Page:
Physical Hunger vs. Mental Hunger

Physical Hunger vs. Mental Hunger


Broadly speaking, there are two kinds of hunger. One is psychologically perceived, while the other is physical or “real” hunger. It is this first kind, the so-called “head hunger” that arises among people who have problems controlling their food intake. It is related to emotional eating and is not an actual physiological response to the body requiring more food, but instead it is simply an urge to eat because of habit, or seeking comfort. During a medical weight loss program, meal replacement plans like the OPTIFAST program can help you to control your portion sizes and calorie intake so that you remain full, eat less and lose weight.

It is important to recognize the difference between physical hunger and “head-hunger” so that you will not overeat or derail your weight loss efforts.

Recognizing the Difference

Physical hunger is a physiological sensation that often feels like a gnawing, empty craving for something substantial. This feeling is brought on by an interaction between your digestive system, your endocrine system and your brain. Physical hunger can be defined as:

  • An instinctive and protective mechanism that ensures that your body is getting the proper amount of fuel needed to function.
  • A physical reaction that includes chemical changes in your body that are related to low glucose levels in your body several hours after eating.

The appetite from head hunger comes from the development of a habit of turning to food in times of emotional stress and tends to be an immediate craving. Mental hunger can be defined as:

  • A sensory or psychological response to food that triggers an involuntary response such as salivating or stomach contractions.
  • A conditioned response to food.

Once you can successfully recognize the difference between when you’re really hungry compared to when it’s just in your head, you can continue to move forward towards your weight loss goals and away from harmful eating habits.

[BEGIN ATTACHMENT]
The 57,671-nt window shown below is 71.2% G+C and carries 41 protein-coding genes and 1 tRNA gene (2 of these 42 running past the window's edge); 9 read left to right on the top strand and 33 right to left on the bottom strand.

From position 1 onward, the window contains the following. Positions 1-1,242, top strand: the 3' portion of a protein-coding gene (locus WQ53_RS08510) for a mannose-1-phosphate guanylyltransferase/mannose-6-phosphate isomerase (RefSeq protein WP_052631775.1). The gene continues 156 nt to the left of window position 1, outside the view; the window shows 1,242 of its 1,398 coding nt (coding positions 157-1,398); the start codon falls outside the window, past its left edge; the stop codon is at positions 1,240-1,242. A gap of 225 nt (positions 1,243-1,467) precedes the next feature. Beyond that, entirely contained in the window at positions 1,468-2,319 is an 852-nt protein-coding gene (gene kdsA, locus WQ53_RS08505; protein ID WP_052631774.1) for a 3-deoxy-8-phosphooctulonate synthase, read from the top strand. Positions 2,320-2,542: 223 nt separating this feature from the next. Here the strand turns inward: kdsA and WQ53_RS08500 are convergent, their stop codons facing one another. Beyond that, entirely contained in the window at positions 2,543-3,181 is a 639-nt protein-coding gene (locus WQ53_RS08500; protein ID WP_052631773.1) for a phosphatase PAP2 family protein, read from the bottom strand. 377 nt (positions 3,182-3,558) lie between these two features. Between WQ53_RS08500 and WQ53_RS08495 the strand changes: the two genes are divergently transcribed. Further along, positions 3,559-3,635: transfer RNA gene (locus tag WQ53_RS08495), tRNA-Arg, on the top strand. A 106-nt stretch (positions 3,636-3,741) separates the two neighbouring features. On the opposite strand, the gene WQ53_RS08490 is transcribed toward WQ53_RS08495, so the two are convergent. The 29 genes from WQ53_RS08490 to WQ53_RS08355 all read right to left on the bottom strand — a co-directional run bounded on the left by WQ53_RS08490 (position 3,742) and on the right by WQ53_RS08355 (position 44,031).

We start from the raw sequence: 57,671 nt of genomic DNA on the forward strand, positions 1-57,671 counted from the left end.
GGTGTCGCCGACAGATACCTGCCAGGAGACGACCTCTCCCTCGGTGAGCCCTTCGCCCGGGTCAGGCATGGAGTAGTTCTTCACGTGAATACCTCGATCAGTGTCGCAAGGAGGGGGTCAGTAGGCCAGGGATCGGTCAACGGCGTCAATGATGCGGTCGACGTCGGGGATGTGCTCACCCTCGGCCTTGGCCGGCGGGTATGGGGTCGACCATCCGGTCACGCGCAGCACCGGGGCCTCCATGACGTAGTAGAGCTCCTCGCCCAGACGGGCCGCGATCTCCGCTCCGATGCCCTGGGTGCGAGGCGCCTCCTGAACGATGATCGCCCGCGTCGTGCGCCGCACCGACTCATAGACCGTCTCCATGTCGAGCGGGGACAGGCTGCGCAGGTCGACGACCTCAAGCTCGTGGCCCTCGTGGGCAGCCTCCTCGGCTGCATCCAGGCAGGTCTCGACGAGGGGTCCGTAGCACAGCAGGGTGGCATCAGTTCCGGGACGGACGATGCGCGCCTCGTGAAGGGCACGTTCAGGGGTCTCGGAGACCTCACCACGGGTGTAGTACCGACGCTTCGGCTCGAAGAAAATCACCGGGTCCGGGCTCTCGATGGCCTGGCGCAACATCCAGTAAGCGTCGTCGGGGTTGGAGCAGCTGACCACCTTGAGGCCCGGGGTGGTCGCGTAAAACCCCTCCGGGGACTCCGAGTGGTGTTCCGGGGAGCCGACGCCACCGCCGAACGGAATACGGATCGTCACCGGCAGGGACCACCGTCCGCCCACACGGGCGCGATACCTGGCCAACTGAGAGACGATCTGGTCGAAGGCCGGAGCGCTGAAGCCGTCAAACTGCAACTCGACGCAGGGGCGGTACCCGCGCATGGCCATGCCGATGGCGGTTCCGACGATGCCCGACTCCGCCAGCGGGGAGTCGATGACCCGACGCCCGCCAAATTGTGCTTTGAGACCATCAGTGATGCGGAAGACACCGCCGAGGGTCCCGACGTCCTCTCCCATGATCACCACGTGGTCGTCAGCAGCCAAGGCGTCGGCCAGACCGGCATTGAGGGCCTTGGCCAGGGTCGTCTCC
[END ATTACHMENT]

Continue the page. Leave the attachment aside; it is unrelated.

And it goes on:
Some tips to determining if you are actually hungry are:

  • Pay attention to the time. Determine when the last time you ate was, and whether or not it is time to eat again.
  • Drink lots of water. Sometimes, you may feel hungry if you are slightly dehydrated. Try drinking a glass of water and determine how you fell afterwards.
  • Stop and think about why you’re ready to eat. Are you bored, or anxious or upset? Negative and complacent emotions can lure us towards food as a comfort.
  • Snack smart. Avoid unintentional hunger cues by enjoying snacks that are healthy and full of protein or fiber. This will regulate your blood sugar throughout the day and keep you fuller, longer.
  • Write it down. Try keeping a food journal that records what you eat and your state of mind when you chose to eat. This may help you to realize when you’re eating for the wrong reasons.

When it comes to medical weight loss, you want to make sure that you are taking the necessary steps to reaching your weight loss goals. Be smart about what you eat, but also why you’re eating it. If you believe that you are eating for any reason other than physical hunger, stop and think it over. Make sure you are making the most out of your weight loss journey and avoiding harmful eating habits.

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